UCC seminaries: Much to celebrate; more work to do
Written by Alice Hunt
April - May 2009
Thank you for your February/March article, "Seminaries struggle to prepare clergy in addressing sexuality," highlighting some of the findings of the Religious Institute / Union Theological Seminary report, Sex and the Seminary: Preparing Ministers for Sexual Health and Justice.
Ultimately, the crucial issue is whether or not we are adequately preparing religious leaders for their positions in communities of faith. The United Church of Christ has a rich history of standing on the front line of providing just such religious leadership.
Our seminaries have an equally rich history in preparing this kind of transformative religious leadership. The UCC was well represented. Of 253 seminaries and divinity schools in the Association of Theological Schools of the United States and Canada, only 36 schools participated. Of these 36 schools, four were UCC seminaries: Chicago Theological Seminary, Andover Newton Theological Seminary, Pacific School of Religion and Bangor Theological Seminary.
Out of the 36 schools, the study names 10 institutions as leading institutions when evaluating the criteria for sexually healthy and responsible seminaries. Chicago Theological Seminary and Andover Newton Theological Seminary were two of the 10 leading institutions. The criteria included questions about curricula, institutional environment, and advocacy.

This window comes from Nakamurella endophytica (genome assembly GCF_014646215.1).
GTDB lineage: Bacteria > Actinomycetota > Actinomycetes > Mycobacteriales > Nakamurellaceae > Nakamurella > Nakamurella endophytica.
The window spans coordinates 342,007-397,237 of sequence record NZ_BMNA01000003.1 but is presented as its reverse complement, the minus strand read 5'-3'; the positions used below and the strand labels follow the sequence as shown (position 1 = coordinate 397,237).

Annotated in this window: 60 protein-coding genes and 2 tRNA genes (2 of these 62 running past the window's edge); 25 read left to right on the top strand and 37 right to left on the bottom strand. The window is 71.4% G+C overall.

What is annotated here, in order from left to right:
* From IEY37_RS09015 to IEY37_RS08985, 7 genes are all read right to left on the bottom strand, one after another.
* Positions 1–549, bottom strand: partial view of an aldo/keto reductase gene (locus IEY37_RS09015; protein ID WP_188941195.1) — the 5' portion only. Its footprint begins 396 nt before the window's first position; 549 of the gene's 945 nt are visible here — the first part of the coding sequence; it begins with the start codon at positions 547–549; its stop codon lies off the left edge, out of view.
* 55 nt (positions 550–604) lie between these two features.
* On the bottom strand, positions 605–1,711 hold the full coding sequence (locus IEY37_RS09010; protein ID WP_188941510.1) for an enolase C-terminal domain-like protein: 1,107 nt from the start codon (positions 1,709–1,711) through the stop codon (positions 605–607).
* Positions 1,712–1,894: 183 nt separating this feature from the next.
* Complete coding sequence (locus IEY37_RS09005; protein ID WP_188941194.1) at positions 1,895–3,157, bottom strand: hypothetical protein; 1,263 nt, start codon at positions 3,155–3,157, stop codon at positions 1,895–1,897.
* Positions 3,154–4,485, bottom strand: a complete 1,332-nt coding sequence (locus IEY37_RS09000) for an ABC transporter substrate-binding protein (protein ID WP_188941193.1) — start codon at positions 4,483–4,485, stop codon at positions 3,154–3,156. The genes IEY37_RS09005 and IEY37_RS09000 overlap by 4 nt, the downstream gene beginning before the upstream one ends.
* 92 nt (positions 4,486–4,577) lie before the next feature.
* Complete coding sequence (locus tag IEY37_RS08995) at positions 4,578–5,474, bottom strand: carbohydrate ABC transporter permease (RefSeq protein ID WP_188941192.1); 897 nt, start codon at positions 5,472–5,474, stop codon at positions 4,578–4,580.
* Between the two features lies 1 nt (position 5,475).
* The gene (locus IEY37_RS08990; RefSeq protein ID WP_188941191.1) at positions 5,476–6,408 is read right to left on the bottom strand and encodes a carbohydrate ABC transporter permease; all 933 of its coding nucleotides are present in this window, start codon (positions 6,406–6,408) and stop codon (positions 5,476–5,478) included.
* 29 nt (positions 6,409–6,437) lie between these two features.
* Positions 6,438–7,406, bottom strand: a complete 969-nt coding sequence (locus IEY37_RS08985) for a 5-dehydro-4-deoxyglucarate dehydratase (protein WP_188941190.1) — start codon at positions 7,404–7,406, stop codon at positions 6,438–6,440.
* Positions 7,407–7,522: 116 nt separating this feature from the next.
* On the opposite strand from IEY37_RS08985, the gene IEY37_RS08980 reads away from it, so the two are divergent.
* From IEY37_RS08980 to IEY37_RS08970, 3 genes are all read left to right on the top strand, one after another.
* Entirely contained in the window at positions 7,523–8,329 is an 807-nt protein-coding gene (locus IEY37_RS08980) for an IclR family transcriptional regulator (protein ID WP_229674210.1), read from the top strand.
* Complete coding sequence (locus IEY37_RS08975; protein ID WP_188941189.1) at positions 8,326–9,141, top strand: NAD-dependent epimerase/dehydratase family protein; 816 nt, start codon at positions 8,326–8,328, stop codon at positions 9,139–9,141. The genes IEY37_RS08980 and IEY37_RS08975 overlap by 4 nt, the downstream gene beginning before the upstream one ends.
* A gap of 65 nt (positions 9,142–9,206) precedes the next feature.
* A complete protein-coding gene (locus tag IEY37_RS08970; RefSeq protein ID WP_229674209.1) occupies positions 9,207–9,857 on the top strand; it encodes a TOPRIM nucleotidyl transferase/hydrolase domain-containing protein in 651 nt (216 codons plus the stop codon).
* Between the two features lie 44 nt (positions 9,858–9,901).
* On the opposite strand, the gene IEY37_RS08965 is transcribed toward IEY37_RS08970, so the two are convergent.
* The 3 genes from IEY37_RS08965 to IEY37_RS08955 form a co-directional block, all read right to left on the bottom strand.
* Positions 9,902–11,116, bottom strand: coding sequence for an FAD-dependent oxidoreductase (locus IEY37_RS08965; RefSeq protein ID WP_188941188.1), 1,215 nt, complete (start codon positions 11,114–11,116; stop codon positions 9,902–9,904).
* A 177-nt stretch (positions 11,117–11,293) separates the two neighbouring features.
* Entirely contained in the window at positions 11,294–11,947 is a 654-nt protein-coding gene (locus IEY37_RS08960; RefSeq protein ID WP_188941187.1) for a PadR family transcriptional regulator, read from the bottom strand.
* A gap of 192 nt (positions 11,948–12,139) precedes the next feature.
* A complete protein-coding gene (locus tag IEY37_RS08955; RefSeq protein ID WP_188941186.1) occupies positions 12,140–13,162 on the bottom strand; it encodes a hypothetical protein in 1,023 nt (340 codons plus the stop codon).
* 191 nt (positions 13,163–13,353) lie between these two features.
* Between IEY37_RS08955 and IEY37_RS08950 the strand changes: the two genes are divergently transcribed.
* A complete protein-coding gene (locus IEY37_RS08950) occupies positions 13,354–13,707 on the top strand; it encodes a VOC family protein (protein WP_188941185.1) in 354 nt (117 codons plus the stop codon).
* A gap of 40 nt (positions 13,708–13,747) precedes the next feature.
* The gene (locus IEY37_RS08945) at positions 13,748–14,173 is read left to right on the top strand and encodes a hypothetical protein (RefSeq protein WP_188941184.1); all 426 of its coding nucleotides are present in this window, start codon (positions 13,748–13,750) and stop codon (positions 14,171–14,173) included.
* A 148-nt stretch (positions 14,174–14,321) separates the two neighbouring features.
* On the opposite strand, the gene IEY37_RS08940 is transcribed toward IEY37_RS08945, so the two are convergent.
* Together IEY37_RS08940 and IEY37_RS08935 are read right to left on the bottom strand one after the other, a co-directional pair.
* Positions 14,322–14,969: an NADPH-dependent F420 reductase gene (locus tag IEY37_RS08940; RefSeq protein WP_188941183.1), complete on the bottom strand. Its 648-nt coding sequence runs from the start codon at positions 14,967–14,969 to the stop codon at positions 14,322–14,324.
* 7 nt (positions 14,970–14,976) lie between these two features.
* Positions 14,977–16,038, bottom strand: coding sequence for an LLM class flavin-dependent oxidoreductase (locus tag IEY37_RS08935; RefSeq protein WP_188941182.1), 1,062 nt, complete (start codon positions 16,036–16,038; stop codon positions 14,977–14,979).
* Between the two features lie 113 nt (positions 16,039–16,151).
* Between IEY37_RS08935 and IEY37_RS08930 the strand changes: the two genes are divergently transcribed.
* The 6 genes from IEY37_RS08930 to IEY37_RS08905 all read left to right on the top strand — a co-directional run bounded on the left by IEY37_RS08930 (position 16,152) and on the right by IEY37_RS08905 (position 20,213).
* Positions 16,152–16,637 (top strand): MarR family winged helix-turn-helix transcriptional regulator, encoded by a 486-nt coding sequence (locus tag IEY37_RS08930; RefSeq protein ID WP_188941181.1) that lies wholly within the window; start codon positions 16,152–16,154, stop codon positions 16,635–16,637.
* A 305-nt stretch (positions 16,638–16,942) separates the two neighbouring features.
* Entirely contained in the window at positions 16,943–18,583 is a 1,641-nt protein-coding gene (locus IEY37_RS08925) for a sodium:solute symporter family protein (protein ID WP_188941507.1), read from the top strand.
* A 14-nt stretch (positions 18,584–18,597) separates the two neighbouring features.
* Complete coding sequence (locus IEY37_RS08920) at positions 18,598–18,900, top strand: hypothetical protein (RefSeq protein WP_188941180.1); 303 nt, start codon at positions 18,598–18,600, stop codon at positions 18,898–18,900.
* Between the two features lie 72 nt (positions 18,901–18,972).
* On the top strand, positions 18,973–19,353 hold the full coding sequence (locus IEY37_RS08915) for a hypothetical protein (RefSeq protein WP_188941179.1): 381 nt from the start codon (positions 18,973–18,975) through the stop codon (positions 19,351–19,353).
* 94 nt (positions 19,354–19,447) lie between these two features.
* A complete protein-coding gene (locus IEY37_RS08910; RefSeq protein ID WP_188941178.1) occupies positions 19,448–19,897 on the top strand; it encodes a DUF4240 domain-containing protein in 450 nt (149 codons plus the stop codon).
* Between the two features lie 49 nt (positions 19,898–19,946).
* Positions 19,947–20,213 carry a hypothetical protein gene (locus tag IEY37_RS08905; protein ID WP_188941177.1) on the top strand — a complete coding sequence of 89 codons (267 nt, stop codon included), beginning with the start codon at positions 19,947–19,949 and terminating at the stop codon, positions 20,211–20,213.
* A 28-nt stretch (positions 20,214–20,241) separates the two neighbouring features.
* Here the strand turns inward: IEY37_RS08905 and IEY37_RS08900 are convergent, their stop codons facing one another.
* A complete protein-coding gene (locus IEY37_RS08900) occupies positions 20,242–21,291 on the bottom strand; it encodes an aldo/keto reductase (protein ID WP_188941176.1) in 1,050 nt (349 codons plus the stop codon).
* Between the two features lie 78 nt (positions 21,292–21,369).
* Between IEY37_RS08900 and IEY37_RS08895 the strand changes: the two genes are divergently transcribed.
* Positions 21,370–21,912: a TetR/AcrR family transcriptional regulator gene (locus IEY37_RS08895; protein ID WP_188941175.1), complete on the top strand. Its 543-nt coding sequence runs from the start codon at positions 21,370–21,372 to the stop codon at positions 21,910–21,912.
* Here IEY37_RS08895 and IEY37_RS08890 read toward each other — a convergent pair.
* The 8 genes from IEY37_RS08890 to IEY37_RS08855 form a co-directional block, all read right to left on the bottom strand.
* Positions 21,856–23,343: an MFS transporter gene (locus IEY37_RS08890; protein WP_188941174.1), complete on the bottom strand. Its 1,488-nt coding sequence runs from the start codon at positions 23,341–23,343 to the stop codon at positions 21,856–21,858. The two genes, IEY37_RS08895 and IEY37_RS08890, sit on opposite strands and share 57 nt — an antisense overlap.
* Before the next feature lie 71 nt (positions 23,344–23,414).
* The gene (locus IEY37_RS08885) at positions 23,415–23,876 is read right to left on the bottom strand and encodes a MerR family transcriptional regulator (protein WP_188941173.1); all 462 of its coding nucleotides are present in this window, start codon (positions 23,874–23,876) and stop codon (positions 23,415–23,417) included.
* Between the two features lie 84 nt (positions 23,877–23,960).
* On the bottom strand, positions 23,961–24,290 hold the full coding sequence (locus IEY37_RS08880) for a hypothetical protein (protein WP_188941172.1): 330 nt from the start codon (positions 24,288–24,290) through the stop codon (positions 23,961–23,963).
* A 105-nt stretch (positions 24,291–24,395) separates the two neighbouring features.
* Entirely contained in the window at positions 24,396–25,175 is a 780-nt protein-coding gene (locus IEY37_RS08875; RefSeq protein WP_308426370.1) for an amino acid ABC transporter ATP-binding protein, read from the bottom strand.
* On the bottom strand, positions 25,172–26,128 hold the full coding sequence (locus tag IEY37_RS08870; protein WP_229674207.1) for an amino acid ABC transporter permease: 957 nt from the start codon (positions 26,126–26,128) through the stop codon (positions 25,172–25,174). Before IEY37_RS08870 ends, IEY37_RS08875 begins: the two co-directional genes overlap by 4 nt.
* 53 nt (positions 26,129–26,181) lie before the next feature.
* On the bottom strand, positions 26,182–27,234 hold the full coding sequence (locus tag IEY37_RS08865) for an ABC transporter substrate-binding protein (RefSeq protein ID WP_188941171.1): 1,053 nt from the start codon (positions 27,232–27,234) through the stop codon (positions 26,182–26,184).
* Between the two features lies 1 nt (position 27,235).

For example, Chicago Theological Seminary was positively evaluated in the following areas: progressive policies concerning sexual harassment, discrimination, and the full inclusion of lesbian/gay bisexual, transgender and/or women; greater than 40 percent of senior leadership, faculty, and/or board of trustees are women; and high evidence of advocacy through worship services, publishing, media appearances and/or on campus events related to sexuality issues.
The report also listed the LGBTQ Religious Studies Center at CTS as one of only nine free-standing centers (among the 36 seminaries) dealing directly with sexuality-related issues in ministry, LGBT/queer studies, and women/feminist studies.
While there remains much work to be done in the area of sexual health and justice as we work toward flourishing of life for all, the United Church of Christ has much to celebrate in our performance with respect to the evaluated criteria.
The Rev. Alice Hunt is President of Chicago Theological Seminary.